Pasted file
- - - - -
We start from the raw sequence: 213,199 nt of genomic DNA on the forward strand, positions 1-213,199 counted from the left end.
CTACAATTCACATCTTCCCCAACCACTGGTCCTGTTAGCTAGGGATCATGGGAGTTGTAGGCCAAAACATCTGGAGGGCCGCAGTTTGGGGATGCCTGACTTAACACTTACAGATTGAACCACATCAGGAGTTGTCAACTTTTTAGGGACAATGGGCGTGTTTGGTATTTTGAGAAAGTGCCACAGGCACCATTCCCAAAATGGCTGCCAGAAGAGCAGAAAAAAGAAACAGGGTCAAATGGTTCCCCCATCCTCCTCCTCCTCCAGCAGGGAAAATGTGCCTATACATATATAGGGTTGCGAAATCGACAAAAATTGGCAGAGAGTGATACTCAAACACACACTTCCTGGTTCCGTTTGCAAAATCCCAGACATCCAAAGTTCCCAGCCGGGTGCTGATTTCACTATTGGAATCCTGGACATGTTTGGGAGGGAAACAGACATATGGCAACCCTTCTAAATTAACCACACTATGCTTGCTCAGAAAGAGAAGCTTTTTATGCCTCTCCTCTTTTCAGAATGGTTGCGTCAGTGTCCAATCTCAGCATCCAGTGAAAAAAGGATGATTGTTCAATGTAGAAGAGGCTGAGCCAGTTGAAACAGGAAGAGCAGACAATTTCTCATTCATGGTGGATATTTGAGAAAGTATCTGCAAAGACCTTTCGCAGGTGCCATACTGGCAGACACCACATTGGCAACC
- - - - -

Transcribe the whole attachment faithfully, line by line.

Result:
We start from the raw sequence: 213,199 nt of genomic DNA on the forward strand, positions 1-213,199 counted from the left end.
CTACAATTCACATCTTCCCCAACCACTGGTCCTGTTAGCTAGGGATCATGGGAGTTGTAGGCCAAAACATCTGGAGGGCCGCAGTTTGGGGATGCCTGACTTAACACTTACAGATTGAACCACATCAGGAGTTGTCAACTTTTTAGGGACAATGGGCGTGTTTGGTATTTTGAGAAAGTGCCACAGGCACCATTCCCAAAATGGCTGCCAGAAGAGCAGAAAAAAGAAACAGGGTCAAATGGTTCCCCCATCCTCCTCCTCCTCCAGCAGGGAAAATGTGCCTATACATATATAGGGTTGCGAAATCGACAAAAATTGGCAGAGAGTGATACTCAAACACACACTTCCTGGTTCCGTTTGCAAAATCCCAGACATCCAAAGTTCCCAGCCGGGTGCTGATTTCACTATTGGAATCCTGGACATGTTTGGGAGGGAAACAGACATATGGCAACCCTTCTAAATTAACCACACTATGCTTGCTCAGAAAGAGAAGCTTTTTATGCCTCTCCTCTTTTCAGAATGGTTGCGTCAGTGTCCAATCTCAGCATCCAGTGAAAAAAGGATGATTGTTCAATGTAGAAGAGGCTGAGCCAGTTGAAACAGGAAGAGCAGACAATTTCTCATTCATGGTGGATATTTGAGAAAGTATCTGCAAAGACCTTTCGCAGGTGCCATACTGGCAGACACCACATTGGCAACC